Ah Viñales, the green west of Cuba. I came here to smoke cigars, tour the tobacco plantations and ride a horse ALL AT THE SAME TIME. That’s Viñales for you.
Public transport is basically a myth in Cuba so if you want to head to Viñales from the capital, you can either catch one of the rare Viazul buses or pay a few dollars more for a “taxi shuttle” with other travellers, in a car that is probably twice your age. The private shuttles cost around $5 more than Viazul and are more convenient, dropping you directly in front of your casa. From Havana it’ll take $20 and two hours to travel to here; I came from Trinidad ($35) and had to do a lengthy stopover at Havana and was then put into another car to reach Viñales. There are street touts (jineteros) that can organise these for you but I always did it through my casa as it felt more reliable.
Viñales was probably the most touristy place I visited in Cuba and so while there was barely any Cuban food to be had, there are a surprising amount of good Italian and Mediterranean restaurants (don’t judge me) and The Olive had people queuing for hours to get a table! The whole of Viñales just seemed to be one strip of tourist shops and an unattractive plaza surrounded by tobacco fields and outside of the tours and a nearby beach, there isn’t a lot to do here, I stayed two days and that was plenty.
Through my casa, I signed up for a tour the following morning with a friend of the family called Miguel. He was fun and friendly and we chatted for ages before the tour started. In my group there were two Swiss German French couples and a few others, I probably only remember them because I was impressed at how many languages they spoke! I’d actually been scared of coming to Viñales for weeks, because I was nervous about riding a horse around the plantations, sure you could do a walking tour (L.A.M.E.) but I really wanted to overcome my very rational fear of animals, so here I was with Miguel and “Annie” my trusty steed!
Miguel pulled me away from the group to chat $, telling me in a low tone that I would only have to pay $20, don’t tell the gringos (I later found out that they paid the same price), but it was a great deal for a four-hour tour. Our guide described the process of making cigars, showing us how they made each one by hand. He even gave us one to try and it was delicious- so much lighter than smoking a cigarette and much more pleasant! I enjoyed it so much I continued to smoke even after I’d mounted the horse. (Am I the only person that is paranoid about getting fatally kicked by a horse?) After we had our test smoke, he asked if we would like to buy any, saying we could only buy them in packs of 10 *con alert*, despite the fact that each was made only five feet from where he was standing and were not pre-packaged. Each cigar cost $5 and so in our big group we each tried to split 10 as most people only wanted 1 or 2, I wanted 4 (greedy guts). Eventually, they saw that they couldn’t convince people to buy in packs of 10 so they just started selling them individually.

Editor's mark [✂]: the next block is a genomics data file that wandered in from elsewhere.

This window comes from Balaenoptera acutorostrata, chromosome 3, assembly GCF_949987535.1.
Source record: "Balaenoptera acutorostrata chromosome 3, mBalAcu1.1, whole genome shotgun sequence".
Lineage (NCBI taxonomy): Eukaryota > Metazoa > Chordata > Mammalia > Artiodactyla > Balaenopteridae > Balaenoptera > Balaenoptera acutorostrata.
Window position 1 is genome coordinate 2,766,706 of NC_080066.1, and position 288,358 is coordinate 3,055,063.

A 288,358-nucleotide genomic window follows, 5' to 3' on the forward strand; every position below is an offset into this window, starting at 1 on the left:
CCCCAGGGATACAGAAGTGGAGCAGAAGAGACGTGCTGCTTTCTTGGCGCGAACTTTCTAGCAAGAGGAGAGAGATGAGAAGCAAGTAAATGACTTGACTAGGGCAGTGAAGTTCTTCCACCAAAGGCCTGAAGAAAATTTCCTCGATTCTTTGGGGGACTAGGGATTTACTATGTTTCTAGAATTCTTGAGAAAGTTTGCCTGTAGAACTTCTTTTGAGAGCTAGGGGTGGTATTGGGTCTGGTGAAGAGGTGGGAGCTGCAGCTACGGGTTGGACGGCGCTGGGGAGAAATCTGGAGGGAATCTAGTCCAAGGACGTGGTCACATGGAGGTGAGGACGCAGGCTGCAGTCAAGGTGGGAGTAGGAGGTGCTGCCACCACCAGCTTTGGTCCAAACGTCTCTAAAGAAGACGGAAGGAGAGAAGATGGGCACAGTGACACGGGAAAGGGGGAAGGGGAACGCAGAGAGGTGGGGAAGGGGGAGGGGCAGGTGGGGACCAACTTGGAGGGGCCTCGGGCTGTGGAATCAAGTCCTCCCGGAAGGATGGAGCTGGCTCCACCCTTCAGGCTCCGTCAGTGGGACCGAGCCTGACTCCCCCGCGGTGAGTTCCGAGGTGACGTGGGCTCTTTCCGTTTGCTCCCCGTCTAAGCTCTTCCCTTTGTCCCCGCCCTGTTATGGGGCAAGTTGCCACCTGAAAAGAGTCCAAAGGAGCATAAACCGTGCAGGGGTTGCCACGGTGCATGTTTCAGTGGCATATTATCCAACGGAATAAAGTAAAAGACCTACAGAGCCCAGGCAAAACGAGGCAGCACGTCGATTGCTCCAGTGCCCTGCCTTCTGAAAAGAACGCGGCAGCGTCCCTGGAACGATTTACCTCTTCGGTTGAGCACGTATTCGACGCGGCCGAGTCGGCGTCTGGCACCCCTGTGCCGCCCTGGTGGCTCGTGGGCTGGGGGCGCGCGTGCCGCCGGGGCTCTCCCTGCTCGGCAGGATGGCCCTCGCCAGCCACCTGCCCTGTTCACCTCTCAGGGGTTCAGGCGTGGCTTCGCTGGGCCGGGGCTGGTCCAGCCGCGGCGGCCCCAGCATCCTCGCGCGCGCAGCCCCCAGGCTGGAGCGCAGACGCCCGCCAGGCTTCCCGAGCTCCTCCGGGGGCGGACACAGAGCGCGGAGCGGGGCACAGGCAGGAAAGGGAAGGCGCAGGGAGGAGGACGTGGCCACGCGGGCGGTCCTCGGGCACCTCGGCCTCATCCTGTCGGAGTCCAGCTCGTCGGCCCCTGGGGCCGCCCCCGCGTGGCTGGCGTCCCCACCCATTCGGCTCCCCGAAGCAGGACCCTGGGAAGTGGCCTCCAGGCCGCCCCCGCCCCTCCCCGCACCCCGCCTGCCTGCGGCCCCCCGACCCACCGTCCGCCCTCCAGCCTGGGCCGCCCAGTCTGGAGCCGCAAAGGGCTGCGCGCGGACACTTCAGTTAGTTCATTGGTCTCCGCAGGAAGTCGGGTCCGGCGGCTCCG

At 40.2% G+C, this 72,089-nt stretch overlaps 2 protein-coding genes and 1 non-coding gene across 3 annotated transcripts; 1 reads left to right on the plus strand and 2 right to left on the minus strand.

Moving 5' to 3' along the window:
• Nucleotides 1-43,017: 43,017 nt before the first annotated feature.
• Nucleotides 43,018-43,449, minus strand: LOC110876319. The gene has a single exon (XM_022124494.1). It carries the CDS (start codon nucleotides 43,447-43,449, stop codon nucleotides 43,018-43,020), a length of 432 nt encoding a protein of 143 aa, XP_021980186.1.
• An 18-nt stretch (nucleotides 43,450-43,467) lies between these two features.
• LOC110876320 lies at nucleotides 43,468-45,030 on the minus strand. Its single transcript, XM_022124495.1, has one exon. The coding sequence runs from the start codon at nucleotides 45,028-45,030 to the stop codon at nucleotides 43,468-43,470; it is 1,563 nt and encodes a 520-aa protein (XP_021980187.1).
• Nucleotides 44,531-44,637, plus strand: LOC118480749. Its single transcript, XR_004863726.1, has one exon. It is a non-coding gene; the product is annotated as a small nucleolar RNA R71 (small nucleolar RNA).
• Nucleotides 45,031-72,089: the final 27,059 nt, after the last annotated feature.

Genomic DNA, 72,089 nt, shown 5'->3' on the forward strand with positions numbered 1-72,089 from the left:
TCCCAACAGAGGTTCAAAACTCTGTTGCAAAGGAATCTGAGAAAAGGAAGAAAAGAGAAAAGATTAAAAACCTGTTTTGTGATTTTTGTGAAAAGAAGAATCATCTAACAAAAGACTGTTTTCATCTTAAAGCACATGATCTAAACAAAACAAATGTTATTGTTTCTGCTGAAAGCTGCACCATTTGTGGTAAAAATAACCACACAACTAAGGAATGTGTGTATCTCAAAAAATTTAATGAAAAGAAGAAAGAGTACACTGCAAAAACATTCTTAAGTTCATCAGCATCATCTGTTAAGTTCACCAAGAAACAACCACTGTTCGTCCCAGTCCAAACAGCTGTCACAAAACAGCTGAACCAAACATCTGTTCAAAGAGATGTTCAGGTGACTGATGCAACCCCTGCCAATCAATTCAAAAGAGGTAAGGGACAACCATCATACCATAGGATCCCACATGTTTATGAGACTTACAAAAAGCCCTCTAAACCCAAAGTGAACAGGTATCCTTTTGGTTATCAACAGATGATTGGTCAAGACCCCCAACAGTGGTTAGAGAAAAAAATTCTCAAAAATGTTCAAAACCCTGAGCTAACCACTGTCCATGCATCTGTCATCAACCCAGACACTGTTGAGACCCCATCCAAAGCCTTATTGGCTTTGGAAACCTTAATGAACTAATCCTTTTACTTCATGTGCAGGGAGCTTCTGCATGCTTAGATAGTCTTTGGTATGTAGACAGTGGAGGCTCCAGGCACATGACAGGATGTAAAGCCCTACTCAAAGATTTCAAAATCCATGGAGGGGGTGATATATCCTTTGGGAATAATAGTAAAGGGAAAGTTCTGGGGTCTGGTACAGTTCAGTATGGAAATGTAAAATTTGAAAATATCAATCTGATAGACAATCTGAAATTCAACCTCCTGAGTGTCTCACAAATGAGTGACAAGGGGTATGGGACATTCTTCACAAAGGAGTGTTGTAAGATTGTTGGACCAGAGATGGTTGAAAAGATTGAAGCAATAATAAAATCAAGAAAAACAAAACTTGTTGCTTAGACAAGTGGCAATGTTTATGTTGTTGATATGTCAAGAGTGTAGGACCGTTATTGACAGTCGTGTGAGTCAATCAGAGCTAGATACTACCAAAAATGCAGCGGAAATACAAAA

The explanation of the cigar-making process was given overlooking the tobacco fields, which are stunning. They then led us to the horses and it was time to face my fear! I mounted BuckBeak (!) with my cigar in hand, feeling like Che Guevara, holding the reins with one hand and my cigar with the other. We toured the plantations and rode the horses for forty minutes in total, stopping off at viewpoints and lakes. With our horses, we all travelled in packs and at one point it got really scary because one of the Swiss-Germans started to cause his horse to gallop which then spooked my horse and my chill vibe because I had to grab the reins with one hand and drag on my cigar with the other. What the fuck Hans? I was petrified the whole time, but it was also really cool being so high up-the view definitely felt better (though the oxygen was a little low…)
We were then led to a coffee plantation and allowed to taste some Cuban coffee and alcohol. Miguel was a joker and we spent the whole tour chatting about Cuba and my fear of horses; he had grown up riding horses (and was a bit of a cowboy, see the photos) so he found it hilarious that I was afraid of them. I found him hilarious because he would always refer to his horse as “horse!! come here horse!!” and he would start at least half of his sentences with “the Cuban man…”
Have you ever been to Viñales, how was it?